COUNTYWIDE : More Money Asked for Indigent Care

After nine months of grappling with major issues in health care, a county task force suggested some solutions this week, including more money for community clinics.

Some of the issues in improving access of the poor to medical care must be resolved in Orange County, others in Sacramento, said state Sen. Marian Bergeson (R-Newport Beach), who organized and chaired the Orange County Coalition for Health Care Solutions.

Bergeson noted that the recommendations "represent a majority opinion of the members--not necessarily a complete consensus." The 16-member group's suggestions included:

- Asking the Board of Supervisors to provide more money to local community clinics and consider "initiating county-operated clinics" to serve the poor. Currently, the county provides prenatal care and health screenings for children but does not offer general medical service to the poor.

- Encouraging arrangements between obstetricians, prenatal clinics and hospitals for prenatal care for indigent women. Hospitals that accept Medi-Cal are deluged with poor women at time of delivery who have had no prenatal care.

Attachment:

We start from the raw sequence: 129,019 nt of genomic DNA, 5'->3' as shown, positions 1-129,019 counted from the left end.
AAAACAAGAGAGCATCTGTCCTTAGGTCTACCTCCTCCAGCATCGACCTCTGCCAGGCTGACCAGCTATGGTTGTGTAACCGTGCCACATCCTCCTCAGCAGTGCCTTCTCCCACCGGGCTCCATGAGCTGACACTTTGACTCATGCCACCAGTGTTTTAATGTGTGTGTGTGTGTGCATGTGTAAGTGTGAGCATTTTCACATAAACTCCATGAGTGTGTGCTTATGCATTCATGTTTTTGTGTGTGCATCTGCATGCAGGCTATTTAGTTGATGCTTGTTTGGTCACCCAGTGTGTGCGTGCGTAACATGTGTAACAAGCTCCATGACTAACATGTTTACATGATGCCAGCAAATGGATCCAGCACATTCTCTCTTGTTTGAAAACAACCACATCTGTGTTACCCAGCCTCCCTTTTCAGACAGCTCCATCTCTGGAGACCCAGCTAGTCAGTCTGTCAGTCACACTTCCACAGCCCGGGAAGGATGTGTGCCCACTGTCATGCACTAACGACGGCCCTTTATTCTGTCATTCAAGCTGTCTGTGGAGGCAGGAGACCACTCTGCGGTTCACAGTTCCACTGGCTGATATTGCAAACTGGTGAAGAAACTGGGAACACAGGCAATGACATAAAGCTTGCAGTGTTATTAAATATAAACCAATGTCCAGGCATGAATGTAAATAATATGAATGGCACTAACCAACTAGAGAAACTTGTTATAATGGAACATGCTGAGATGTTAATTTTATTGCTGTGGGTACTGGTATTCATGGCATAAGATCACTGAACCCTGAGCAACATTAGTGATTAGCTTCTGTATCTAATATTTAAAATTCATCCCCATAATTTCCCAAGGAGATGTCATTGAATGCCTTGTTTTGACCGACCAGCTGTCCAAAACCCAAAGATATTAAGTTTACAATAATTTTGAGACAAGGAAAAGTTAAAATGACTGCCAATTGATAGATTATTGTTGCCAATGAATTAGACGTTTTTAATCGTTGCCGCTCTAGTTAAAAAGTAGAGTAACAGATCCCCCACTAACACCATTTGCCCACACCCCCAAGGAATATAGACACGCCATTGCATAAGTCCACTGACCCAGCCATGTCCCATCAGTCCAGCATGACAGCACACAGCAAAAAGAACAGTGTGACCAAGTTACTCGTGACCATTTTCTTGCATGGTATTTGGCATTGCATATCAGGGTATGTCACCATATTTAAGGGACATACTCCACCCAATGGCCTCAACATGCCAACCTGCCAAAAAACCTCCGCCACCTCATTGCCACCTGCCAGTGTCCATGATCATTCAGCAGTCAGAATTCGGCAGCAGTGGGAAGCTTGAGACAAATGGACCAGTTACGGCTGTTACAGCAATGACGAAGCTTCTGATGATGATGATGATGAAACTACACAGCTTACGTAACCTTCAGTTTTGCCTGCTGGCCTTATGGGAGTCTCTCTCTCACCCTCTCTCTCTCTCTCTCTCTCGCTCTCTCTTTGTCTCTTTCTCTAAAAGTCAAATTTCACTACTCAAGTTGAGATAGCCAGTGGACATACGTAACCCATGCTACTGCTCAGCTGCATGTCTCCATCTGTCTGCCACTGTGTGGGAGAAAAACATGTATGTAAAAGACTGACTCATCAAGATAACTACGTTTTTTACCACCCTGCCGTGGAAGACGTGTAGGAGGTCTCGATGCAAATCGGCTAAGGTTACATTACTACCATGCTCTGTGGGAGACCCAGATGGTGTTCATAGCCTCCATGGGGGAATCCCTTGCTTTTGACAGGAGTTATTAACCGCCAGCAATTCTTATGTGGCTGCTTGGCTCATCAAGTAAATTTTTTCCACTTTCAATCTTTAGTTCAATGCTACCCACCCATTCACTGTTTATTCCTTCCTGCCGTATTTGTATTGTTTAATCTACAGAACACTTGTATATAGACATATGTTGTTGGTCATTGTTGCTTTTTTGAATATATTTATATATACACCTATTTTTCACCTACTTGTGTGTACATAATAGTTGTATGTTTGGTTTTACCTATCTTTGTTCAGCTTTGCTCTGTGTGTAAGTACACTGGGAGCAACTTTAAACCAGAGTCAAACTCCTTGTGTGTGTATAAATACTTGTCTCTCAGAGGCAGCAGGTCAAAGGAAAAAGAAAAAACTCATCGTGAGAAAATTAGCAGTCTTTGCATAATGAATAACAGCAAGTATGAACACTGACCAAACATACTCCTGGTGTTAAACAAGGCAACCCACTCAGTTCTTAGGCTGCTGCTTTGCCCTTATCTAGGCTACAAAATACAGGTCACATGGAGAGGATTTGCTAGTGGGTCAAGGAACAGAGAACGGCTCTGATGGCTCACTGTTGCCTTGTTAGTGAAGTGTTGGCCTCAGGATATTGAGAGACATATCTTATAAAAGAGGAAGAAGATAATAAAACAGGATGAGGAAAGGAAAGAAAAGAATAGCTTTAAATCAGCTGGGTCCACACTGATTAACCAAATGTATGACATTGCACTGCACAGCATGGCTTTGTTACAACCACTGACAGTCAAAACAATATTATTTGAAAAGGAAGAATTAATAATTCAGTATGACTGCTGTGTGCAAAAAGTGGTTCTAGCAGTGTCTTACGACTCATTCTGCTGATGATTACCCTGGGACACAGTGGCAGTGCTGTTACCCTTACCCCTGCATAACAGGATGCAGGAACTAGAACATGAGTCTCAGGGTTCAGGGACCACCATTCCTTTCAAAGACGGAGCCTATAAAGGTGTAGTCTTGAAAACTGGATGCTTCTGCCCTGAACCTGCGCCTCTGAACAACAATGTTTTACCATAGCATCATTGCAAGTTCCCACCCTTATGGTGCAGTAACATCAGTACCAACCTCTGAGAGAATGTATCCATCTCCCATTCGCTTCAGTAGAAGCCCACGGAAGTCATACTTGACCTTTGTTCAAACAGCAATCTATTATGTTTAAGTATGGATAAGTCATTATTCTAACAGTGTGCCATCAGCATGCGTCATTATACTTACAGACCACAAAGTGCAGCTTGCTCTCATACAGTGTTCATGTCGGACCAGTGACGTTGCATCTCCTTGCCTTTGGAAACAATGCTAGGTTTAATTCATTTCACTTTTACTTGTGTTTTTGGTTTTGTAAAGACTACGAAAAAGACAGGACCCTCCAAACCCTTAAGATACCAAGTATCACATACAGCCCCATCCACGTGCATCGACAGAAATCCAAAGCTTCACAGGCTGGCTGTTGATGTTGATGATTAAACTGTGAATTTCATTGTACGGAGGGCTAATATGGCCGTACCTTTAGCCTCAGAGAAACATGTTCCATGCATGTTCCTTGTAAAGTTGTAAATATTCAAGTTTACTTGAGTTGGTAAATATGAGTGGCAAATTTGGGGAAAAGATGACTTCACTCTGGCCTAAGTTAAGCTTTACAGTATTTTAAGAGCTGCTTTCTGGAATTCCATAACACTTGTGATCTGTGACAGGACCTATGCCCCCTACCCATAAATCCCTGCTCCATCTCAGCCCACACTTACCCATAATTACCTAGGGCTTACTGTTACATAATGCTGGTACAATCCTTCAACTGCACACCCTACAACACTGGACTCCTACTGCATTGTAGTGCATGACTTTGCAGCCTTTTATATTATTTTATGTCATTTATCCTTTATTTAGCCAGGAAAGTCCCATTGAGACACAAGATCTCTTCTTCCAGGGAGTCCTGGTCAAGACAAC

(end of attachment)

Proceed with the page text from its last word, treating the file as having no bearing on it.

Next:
- Having Orange County declared an "open area" in the Medi-Cal system. Such a procedure would scrap the current method in which some local hospitals sign state contracts, agreeing to take indigent patients at a discounted rate. Instead, every local hospital would take some poor patients.

The task force, whose vice chairman was Supervisor Gaddi H. Vasquez, included an unusual mix of private and public leaders, some of whom had never met. They included hospital administrators, doctors, health care advocate Ellen Severoni, county Health Care Agency director Tom Uram and Clifford Allenby, secretary of California's Health and Welfare Agency. The task force is to continue this year as an advisory body to county supervisors.

Copyright © 2019, Los Angeles Times
EDITION: California | U.S. & World
51°